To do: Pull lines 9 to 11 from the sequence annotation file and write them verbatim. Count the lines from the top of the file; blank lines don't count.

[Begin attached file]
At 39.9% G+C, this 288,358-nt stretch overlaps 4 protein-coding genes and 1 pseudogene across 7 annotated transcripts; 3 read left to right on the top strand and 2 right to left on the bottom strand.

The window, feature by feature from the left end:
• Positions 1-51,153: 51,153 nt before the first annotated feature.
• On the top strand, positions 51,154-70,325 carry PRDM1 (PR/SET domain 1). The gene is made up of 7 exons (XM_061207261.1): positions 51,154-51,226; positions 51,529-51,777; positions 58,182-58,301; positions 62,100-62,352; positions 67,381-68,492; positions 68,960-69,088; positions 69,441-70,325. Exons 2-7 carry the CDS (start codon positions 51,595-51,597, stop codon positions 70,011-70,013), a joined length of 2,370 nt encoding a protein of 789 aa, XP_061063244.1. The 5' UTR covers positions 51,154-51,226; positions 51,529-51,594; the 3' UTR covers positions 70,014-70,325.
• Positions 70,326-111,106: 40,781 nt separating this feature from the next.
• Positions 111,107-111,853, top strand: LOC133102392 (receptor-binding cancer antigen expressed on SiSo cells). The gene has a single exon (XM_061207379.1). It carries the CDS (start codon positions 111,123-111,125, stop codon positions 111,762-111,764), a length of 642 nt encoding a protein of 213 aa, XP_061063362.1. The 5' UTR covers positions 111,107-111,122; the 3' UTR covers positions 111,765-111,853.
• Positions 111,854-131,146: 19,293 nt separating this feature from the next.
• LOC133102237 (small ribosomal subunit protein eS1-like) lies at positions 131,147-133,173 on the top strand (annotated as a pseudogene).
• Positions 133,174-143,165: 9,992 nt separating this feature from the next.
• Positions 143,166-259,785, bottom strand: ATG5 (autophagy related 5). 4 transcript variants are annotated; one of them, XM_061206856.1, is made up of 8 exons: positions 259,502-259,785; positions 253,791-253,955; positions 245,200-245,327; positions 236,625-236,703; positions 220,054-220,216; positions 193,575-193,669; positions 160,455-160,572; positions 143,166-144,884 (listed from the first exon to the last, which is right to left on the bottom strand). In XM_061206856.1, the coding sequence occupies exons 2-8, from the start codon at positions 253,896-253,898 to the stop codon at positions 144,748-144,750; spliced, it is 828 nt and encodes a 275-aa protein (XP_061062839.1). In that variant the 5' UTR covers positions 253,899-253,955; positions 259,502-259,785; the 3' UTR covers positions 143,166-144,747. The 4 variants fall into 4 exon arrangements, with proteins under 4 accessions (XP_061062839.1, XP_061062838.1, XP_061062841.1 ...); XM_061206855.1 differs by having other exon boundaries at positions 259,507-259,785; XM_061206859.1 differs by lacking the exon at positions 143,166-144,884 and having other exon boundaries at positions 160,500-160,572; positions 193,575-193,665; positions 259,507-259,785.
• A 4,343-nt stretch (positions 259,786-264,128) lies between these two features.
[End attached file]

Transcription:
• Positions 133,174-143,165: 9,992 nt separating this feature from the next.
• Positions 143,166-259,785, bottom strand: ATG5 (autophagy related 5). 4 transcript variants are annotated; one of them, XM_061206856.1, is made up of 8 exons: positions 259,502-259,785; positions 253,791-253,955; positions 245,200-245,327; positions 236,625-236,703; positions 220,054-220,216; positions 193,575-193,669; positions 160,455-160,572; positions 143,166-144,884 (listed from the first exon to the last, which is right to left on the bottom strand). In XM_061206856.1, the coding sequence occupies exons 2-8, from the start codon at positions 253,896-253,898 to the stop codon at positions 144,748-144,750; spliced, it is 828 nt and encodes a 275-aa protein (XP_061062839.1). In that variant the 5' UTR covers positions 253,899-253,955; positions 259,502-259,785; the 3' UTR covers positions 143,166-144,747. The 4 variants fall into 4 exon arrangements, with proteins under 4 accessions (XP_061062839.1, XP_061062838.1, XP_061062841.1 ...); XM_061206855.1 differs by having other exon boundaries at positions 259,507-259,785; XM_061206859.1 differs by lacking the exon at positions 143,166-144,884 and having other exon boundaries at positions 160,500-160,572; positions 193,575-193,665; positions 259,507-259,785.
• A 4,343-nt stretch (positions 259,786-264,128) lies between these two features.